Venta A.,University of Houston |
Sharp C.,Menninger Clinic
Personality Disorders: Theory, Research, and Treatment | Year: 2013
Difficulties in emotion regulation are one of the core features of borderline personality disorder (BPD). Individuals with BPD also report higher levels of experiential avoidance (EA) compared to controls. These constructs have never been studied concomitantly in adolescents. First, given the conceptual similarity of difficulties in emotion regulation and EA, the authors sought to determine whether EA provides incremental validity, above emotion dysregulation, in its association with borderline features. Second, EA was explored as a mediator in the relation between difficulties in emotion regulation and borderline features. The sample included 208 adolescents recruited from an inpatient psychiatric unit (Mage = 15.96, SD = 1.39; females = 60.1%). Borderline personality features were assessed using the self-report Borderline Personality Features Scale for Children (Crick, Murray-Close, & Woods, 2005). EA was assessed using the Avoidance and Fusion Questionnaire for Youth (Greco, Lambert, & Baer, 2008), and difficulties in emotion regulation were assessed using the Difficulties in Emotion Regulation Scale (Gratz & Roemer, 2004). Greater borderline personality features were associated with significantly higher levels of EA and difficulties in emotion regulation. Hierarchical regression analyses showed that EA made a small, but significant, incremental and independent contribution to borderline features when added to a model already including difficulties in emotion regulation. In addition, EA partially mediated the relation between difficulties in emotion regulation and borderline features. EA and emotion regulation are both important targets of treatments aimed at decreasing borderline personality features in adolescents. © 2012 American Psychological Association..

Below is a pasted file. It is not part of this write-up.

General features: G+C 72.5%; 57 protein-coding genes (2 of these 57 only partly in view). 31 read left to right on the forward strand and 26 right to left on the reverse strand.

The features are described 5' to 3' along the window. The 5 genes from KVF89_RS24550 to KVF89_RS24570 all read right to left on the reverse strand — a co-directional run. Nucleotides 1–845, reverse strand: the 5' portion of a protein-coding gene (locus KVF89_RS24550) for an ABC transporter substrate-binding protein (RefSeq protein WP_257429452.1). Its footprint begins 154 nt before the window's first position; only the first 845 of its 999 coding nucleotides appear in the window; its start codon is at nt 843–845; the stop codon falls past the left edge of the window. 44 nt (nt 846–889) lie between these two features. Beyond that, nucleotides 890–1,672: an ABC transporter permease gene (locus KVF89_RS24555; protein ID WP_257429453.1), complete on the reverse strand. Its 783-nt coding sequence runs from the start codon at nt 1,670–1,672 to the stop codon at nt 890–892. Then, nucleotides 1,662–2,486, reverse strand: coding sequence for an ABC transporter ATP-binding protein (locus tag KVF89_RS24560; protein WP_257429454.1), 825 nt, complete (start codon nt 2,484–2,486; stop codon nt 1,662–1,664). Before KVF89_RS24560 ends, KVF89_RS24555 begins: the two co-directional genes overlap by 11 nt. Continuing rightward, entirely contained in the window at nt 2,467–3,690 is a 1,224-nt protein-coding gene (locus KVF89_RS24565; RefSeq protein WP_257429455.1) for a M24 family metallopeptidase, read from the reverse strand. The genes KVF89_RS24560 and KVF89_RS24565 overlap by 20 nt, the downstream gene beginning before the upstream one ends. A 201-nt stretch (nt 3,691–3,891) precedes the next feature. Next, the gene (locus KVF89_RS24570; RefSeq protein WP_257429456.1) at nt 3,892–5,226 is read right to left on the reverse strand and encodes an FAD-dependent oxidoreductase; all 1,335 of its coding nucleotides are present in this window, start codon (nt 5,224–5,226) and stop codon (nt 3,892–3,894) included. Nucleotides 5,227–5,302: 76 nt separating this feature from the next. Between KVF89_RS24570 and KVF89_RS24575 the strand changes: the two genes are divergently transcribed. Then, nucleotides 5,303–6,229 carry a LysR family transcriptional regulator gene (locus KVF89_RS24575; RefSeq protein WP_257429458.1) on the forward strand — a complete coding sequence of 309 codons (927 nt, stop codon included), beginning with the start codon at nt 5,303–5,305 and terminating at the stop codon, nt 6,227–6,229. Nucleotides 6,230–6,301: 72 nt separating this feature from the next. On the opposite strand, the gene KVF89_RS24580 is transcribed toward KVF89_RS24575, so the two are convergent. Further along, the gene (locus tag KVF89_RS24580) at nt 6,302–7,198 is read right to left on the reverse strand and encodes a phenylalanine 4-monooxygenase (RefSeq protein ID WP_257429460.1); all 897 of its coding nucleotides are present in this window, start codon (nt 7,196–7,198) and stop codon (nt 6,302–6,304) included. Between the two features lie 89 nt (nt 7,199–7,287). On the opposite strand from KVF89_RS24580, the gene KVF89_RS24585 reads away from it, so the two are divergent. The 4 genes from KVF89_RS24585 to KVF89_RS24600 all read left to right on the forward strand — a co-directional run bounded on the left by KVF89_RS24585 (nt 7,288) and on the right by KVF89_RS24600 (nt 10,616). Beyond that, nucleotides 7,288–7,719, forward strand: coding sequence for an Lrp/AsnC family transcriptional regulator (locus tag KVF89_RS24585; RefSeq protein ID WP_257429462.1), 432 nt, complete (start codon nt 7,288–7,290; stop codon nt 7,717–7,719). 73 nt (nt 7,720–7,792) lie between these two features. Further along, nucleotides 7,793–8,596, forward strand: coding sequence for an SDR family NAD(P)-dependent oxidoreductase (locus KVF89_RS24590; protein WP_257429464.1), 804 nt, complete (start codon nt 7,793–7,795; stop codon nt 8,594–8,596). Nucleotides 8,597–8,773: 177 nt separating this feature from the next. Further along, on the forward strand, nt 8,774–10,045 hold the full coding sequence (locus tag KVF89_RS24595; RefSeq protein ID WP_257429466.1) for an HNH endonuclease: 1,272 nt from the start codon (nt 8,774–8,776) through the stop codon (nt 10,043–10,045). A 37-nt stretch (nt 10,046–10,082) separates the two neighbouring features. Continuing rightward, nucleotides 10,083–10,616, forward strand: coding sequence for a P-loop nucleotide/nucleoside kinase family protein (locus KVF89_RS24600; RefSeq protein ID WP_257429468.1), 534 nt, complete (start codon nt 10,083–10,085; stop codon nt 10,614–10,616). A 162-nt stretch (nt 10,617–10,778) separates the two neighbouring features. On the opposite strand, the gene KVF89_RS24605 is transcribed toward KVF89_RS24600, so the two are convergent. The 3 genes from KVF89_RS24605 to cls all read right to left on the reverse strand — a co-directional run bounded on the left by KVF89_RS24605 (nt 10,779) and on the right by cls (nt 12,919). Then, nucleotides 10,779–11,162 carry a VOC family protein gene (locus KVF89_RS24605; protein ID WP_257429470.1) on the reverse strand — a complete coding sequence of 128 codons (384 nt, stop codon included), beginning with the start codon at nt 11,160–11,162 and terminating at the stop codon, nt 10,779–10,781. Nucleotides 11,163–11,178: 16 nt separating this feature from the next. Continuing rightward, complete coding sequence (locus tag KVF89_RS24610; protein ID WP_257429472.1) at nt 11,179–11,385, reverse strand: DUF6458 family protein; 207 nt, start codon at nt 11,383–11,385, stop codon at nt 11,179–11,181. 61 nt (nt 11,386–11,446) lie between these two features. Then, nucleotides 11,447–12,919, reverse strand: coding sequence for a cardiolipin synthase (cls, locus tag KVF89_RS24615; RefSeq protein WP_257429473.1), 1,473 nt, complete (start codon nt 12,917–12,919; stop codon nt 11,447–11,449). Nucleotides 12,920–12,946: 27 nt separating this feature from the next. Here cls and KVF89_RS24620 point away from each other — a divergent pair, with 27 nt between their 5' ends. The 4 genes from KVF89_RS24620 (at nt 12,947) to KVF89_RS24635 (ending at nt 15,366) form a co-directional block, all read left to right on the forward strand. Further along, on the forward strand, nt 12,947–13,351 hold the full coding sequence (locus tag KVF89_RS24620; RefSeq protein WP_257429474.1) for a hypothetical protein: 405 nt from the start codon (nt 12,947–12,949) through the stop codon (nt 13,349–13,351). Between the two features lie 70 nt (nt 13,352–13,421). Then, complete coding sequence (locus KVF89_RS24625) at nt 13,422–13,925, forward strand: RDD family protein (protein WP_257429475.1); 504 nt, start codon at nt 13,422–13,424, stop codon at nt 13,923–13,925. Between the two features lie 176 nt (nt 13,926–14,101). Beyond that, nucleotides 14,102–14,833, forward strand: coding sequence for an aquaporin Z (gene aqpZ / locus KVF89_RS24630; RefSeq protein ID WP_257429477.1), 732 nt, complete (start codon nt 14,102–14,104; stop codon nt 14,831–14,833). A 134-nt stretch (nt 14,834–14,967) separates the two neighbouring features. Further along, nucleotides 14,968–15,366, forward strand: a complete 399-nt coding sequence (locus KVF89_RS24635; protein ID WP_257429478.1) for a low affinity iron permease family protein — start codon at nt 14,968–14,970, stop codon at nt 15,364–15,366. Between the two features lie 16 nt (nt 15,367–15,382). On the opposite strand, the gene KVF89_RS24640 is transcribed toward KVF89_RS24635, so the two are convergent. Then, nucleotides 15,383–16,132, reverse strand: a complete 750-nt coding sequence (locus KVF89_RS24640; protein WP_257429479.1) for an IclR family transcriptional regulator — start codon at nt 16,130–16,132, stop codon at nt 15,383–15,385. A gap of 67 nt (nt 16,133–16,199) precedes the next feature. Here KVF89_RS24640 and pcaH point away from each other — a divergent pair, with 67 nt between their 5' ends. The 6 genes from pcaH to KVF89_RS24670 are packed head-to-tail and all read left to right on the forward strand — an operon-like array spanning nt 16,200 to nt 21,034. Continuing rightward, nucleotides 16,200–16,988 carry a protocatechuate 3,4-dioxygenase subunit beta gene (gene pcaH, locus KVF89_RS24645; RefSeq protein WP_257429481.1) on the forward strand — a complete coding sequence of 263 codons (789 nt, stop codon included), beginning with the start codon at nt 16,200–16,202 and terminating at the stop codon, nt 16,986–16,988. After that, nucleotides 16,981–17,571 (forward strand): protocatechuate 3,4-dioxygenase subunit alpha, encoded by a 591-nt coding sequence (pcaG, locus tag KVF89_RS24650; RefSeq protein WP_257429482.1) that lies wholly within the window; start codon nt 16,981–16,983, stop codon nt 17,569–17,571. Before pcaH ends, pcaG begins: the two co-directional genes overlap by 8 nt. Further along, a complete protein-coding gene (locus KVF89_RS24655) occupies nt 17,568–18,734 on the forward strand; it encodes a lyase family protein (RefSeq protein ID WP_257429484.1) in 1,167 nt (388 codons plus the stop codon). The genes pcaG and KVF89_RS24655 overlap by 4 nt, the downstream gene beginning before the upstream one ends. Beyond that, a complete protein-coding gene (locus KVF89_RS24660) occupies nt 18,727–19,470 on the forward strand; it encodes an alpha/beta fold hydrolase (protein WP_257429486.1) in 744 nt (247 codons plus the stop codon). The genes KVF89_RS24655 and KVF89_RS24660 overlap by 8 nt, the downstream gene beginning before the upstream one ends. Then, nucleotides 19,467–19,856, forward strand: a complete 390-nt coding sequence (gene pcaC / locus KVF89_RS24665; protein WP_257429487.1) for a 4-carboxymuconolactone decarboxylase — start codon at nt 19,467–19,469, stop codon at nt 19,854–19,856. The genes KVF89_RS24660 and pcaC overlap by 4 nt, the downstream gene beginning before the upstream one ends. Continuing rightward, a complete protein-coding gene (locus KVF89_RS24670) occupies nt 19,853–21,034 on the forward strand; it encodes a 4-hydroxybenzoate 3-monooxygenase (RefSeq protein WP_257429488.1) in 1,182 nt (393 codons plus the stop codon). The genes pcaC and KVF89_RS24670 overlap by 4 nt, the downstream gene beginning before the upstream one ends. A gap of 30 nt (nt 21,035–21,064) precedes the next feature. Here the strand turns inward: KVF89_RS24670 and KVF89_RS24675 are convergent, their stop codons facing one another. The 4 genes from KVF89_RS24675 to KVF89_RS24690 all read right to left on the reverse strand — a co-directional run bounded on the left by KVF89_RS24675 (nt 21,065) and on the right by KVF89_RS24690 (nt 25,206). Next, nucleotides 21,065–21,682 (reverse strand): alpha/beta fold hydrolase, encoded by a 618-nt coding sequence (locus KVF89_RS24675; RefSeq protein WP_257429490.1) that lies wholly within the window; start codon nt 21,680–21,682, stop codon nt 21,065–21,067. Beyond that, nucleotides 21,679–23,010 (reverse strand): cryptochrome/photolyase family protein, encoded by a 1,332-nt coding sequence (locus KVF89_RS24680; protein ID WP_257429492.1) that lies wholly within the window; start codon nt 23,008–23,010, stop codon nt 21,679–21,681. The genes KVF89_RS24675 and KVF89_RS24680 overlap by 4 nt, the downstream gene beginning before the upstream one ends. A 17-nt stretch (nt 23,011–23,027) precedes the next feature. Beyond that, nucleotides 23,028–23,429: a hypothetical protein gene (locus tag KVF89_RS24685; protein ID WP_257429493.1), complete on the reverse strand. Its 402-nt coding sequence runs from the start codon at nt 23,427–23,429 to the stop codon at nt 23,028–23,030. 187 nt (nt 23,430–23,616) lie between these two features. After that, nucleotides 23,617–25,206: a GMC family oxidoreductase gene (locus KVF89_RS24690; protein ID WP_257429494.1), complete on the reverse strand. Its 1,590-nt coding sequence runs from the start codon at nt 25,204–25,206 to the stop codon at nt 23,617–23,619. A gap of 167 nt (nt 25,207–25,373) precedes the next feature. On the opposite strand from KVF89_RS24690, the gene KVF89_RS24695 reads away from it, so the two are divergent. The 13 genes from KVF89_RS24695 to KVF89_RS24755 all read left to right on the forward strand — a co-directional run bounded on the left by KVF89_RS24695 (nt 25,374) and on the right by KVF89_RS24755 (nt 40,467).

Venta A.,University of Houston |
Hart J.,Menninger Clinic |
Sharp C.,University of Houston
Clinical Child Psychology and Psychiatry | Year: 2013